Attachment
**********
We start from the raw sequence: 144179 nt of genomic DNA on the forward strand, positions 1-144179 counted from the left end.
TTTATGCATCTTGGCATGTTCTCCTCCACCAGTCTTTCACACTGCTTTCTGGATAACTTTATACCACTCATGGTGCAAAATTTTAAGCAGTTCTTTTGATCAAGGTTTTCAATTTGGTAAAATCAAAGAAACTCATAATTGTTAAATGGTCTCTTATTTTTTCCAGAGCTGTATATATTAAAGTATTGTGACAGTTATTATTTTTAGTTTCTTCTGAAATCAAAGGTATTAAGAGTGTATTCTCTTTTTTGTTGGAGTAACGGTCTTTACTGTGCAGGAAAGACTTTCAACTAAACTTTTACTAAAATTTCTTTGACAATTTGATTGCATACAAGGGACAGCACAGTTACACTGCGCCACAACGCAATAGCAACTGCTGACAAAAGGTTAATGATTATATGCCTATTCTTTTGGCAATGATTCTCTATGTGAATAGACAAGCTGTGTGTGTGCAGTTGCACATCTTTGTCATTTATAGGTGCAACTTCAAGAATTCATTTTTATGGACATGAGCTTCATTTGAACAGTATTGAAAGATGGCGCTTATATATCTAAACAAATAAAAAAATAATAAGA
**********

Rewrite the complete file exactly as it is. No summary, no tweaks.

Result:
We start from the raw sequence: 144179 nt of genomic DNA on the forward strand, positions 1-144179 counted from the left end.
TTTATGCATCTTGGCATGTTCTCCTCCACCAGTCTTTCACACTGCTTTCTGGATAACTTTATACCACTCATGGTGCAAAATTTTAAGCAGTTCTTTTGATCAAGGTTTTCAATTTGGTAAAATCAAAGAAACTCATAATTGTTAAATGGTCTCTTATTTTTTCCAGAGCTGTATATATTAAAGTATTGTGACAGTTATTATTTTTAGTTTCTTCTGAAATCAAAGGTATTAAGAGTGTATTCTCTTTTTTGTTGGAGTAACGGTCTTTACTGTGCAGGAAAGACTTTCAACTAAACTTTTACTAAAATTTCTTTGACAATTTGATTGCATACAAGGGACAGCACAGTTACACTGCGCCACAACGCAATAGCAACTGCTGACAAAAGGTTAATGATTATATGCCTATTCTTTTGGCAATGATTCTCTATGTGAATAGACAAGCTGTGTGTGTGCAGTTGCACATCTTTGTCATTTATAGGTGCAACTTCAAGAATTCATTTTTATGGACATGAGCTTCATTTGAACAGTATTGAAAGATGGCGCTTATATATCTAAACAAATAAAAAAATAATAAGA